Benefits of M.2 SATA SSD over a normal SATA 2.5″ SSD
The main advantage of an M.2 SATA SSD over a SATA 2.5″ SSD is that it saves your motherboard space. There are no other benefits you will see when it comes to performance. However, as we have discussed earlier, an M.2 SATA will be about 10 to 20% expensive than the normal SATA 2.5″ SSDs.
How much price difference can you see between the both?
I have been buying and suggesting various types of SSD for lots of years. So, I can clearly say that you will see about a 20% price drop in SATA 2.5″ SSDs.
Let’s see an example of Crucial MX500 SSD
The Crucial MX500 is a popular SSD and is available in various forms factors. But, if we look at its SATA and M.2 SATA versions, we can see a price gap of about 11$. If you check the features of both these SSDs, you will see no difference except their sizes.
Not only crucial, but you will see the same thing with all other popular brands. The SSDs using the same technology and offering the same storage space will be expensive when they have M.2 form factor. However, the price difference is totally understandable. The size of M.2 SSD is way smaller than those big standard SSD drives.
So, if you are in search of a compact drive with the same performance and storage space, you can surely go for an M.2 SATA SSD.
When should you definitely buy an SATA M.2 SSD?
The time when you see that all your motherboard’s SATA ports and full and you are left only with one or two M.2 SATA ports, you will have to buy a SATA M.2 SSD.
There are several ways to connect your SATA SSD to your PCIe slots using an adapter but all these things will make your motherboard so much complex. So, it’s better to invest some more money and buy an M.2 SSD instead of a standard one.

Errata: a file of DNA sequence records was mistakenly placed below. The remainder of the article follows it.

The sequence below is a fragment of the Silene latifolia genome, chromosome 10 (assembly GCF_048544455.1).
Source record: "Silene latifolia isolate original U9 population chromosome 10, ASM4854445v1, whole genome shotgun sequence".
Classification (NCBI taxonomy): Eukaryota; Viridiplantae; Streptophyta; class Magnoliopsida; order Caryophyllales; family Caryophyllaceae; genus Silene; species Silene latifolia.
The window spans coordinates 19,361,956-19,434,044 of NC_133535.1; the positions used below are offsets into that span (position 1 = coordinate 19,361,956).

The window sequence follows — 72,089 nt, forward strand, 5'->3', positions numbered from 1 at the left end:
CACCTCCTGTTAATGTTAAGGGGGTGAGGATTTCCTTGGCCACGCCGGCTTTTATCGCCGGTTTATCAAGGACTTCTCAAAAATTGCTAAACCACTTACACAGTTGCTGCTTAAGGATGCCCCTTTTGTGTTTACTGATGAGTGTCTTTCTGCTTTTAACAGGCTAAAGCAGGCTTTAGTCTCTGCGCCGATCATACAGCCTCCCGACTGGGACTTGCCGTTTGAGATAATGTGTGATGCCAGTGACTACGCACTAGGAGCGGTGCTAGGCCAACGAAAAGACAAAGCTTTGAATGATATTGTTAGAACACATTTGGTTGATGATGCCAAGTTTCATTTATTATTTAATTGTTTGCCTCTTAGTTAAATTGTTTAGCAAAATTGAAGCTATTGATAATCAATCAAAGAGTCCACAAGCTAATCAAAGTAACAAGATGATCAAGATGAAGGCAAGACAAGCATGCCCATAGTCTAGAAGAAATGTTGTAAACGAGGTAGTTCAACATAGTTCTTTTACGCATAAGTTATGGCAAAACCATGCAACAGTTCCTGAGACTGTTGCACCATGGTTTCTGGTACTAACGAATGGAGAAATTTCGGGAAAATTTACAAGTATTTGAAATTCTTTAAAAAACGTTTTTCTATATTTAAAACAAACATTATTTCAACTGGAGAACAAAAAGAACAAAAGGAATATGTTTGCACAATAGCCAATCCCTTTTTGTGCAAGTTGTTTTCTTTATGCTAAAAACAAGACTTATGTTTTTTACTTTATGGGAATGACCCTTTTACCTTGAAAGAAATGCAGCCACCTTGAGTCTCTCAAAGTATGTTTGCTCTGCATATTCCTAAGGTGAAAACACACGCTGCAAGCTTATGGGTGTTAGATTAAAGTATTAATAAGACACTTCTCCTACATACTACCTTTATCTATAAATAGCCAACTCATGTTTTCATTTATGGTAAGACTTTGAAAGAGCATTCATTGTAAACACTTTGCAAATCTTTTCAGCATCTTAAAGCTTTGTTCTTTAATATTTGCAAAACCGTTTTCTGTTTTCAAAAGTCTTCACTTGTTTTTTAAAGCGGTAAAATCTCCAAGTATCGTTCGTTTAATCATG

If you are a laptop owner, you might have an option to use an SSD caddy and install your 2.5″ drive in your DVD drive. But, if it’s already occupied or you want to use your DVD reader along with the existing HDD or SSD, you have no other options.
Either you can set up your SSD external using your USB connection or try to check whether your laptop motherboard has an M.2 port and use your M.2 SSD there.
Double-check the availability of an M.2 port on your motherboard before buying an M.2 SSD
It is wise to buy an M.2 SSD only if your motherboard has an M.2 slot. Especially if you have a laptop, you should try to confirm this same before doing anything else. If your laptop doesn’t have an M.2 port available (which most of the older laptops don’t have), you will have no other option to install it internally.
However, if you are a desktop user and your motherboard doesn’t have an M.2 port, you can still use an M.2 SATA to PCIe adapter and use your SSD. Here, you should consider checking whether your motherboard supports SATA or not.
In a nutshell, it will be good to buy an M.2 SSD if your system has an M.2 slot. Otherwise, just go for a normal 2.5″ SSD. You can easily set up an HDD+SSD combo to use both these drives simultaneously.
I hope you are now aware of the differences between the SATA 2.5″ SSDs and M.2 SATA SSD. If you have any other questions in mind, consider using the comment section to spit them out.